NEW YORK (CBSNewYork) — Is the Big Apple prepared for a second wave of coronavirus? Did we learn anything from a lack of personal protective equipment the first time around?

When the COVID-19 pandemic slammed New York City in March, the lack of PPE was glaringly obvious.

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Healthcare workers flooded the streets, protesting the lack of supplies and begging Gov. Andrew Cuomo and Mayor Bill de Blasio for help.

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CBS2’s Jessica Moore met Vivi Guitart, an intensive care nurse desperate for proper protection.

“You’re always scrambling and nervous and hoping you get everything you need,” Guitart said back on April 1. “You really, really need better supplies. We need more of them because people are dying and it’s not right.”


With surging cases of coronavirus across the country, and warnings of a second wave possible here in New York City, CBS2 wanted to know how well the city and state are prepared.

The state Department of Health initially told Moore, “The state has appropriate quantities of PPE and other supplies in our emergency stockpile.”

When pressed for specific numbers in the state’s PPE stockpile, she received the following response from Jonah Bruno, the director of information:

“Healthcare providers have a responsibility to ensure they have sufficient medical supplies for emergencies. The state will continue to work with providers to supplement their own stockpiles as the need arises,” Bruno said.

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Mayor de Blasio’s office was more forthcoming, with a spokesman telling CBS2, “We’ve reached our goal of having 14 days of PPE on reserve and are building toward our 90-day goal. We expect to be there by fall.”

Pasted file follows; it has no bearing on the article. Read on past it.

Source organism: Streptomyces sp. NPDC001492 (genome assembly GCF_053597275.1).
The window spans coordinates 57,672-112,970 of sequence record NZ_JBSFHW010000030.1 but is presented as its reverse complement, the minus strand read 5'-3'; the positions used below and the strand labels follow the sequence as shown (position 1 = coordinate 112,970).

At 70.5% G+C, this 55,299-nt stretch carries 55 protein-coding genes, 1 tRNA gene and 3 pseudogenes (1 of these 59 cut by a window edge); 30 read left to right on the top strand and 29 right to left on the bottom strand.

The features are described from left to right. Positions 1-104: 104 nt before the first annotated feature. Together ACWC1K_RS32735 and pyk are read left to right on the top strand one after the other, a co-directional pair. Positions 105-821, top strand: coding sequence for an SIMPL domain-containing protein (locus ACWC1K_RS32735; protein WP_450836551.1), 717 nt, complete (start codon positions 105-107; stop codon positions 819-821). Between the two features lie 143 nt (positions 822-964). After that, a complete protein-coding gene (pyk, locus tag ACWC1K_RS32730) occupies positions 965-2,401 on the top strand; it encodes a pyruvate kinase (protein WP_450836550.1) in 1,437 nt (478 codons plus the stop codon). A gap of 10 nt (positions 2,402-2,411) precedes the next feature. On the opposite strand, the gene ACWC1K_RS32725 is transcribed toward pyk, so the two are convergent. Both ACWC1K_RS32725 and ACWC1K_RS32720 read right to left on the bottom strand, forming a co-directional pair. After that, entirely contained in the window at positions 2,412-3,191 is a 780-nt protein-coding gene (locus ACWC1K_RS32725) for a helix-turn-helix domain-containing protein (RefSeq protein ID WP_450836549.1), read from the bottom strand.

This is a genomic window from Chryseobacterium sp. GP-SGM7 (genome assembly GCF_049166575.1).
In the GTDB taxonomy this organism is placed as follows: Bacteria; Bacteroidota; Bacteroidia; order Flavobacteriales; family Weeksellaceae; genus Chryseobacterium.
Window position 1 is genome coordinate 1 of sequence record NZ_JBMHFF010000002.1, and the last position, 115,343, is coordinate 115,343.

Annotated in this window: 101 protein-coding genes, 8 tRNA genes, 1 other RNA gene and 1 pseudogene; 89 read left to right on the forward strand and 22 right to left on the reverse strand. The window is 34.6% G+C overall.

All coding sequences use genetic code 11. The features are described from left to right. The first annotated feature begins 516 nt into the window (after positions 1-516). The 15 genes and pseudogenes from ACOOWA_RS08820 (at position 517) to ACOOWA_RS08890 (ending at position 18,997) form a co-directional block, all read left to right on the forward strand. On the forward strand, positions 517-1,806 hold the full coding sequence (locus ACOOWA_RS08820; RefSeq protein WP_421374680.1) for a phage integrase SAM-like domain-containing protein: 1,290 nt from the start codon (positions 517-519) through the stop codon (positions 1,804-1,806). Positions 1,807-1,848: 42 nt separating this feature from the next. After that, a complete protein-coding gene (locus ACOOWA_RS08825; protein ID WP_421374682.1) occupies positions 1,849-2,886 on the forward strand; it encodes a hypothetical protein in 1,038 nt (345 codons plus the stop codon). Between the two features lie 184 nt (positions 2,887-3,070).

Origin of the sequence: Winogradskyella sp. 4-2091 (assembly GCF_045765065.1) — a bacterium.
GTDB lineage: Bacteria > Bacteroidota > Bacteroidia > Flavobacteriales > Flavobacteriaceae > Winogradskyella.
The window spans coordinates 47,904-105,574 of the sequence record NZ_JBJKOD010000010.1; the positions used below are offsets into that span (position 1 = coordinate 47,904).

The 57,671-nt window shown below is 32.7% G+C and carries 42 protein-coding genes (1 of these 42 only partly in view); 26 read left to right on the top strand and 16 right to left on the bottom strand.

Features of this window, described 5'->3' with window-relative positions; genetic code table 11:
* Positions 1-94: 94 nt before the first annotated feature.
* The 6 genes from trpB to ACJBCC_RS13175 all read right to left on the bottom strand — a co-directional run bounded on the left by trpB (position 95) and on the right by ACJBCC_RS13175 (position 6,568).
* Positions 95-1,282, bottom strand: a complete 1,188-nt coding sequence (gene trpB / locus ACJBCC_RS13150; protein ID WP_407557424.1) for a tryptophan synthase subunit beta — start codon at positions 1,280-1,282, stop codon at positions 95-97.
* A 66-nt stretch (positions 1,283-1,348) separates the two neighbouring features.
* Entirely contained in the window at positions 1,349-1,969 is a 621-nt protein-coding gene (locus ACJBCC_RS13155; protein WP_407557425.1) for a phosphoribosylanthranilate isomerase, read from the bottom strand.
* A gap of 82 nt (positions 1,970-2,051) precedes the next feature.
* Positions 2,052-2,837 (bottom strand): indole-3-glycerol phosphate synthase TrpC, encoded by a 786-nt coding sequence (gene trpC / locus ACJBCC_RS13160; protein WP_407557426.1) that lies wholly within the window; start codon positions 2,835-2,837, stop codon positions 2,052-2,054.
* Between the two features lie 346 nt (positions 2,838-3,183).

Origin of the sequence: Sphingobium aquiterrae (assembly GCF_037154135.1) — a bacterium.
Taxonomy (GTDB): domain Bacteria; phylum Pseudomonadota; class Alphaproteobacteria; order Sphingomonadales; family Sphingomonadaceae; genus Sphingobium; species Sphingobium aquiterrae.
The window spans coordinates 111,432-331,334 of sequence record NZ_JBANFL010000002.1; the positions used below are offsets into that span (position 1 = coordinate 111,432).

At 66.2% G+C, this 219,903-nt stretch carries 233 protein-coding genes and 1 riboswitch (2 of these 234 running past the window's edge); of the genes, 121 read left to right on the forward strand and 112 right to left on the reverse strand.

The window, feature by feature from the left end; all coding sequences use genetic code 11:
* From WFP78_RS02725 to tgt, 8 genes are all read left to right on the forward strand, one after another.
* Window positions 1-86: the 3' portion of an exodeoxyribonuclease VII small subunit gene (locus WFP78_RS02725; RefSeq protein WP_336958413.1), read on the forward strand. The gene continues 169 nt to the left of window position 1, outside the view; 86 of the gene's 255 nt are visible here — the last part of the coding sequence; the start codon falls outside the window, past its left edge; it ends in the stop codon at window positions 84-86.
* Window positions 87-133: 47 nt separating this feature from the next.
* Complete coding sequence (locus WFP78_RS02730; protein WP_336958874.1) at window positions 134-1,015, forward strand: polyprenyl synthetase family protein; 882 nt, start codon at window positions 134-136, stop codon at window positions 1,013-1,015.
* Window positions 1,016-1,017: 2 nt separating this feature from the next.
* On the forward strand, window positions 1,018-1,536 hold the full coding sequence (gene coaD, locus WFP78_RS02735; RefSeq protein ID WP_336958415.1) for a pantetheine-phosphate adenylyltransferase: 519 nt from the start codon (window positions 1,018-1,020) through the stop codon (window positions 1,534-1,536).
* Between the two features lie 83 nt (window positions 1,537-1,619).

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PPE manufacturer Rakesh Tammabattula said New York City is on the right track with its 90-day supply target.

When asked what he thinks the standard should be for states right now to have stockpiled, Tammabattula said, “Given the technical production of these products, I’d say at least a three-month supply, so even if there was an emergency they that had to restock it, there would be sufficient time to produce it.”

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Tammabattula said a huge issue during the first wave was the scramble to replenish PPE, with states and healthcare facilities forced to purchase supplies internationally, which isn’t affordable or safe.

“To avoid this long term we need to have a steady supply chain of this domestically and not rely on overseas or sources outside the country, when in times like this there’s no way for anyone to moderate or control the quality,” Tammabattula said.

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Experts said that in March, most states, including New York, relied too heavily on the federal government for PPE and added making the same mistake again could be catastrophic.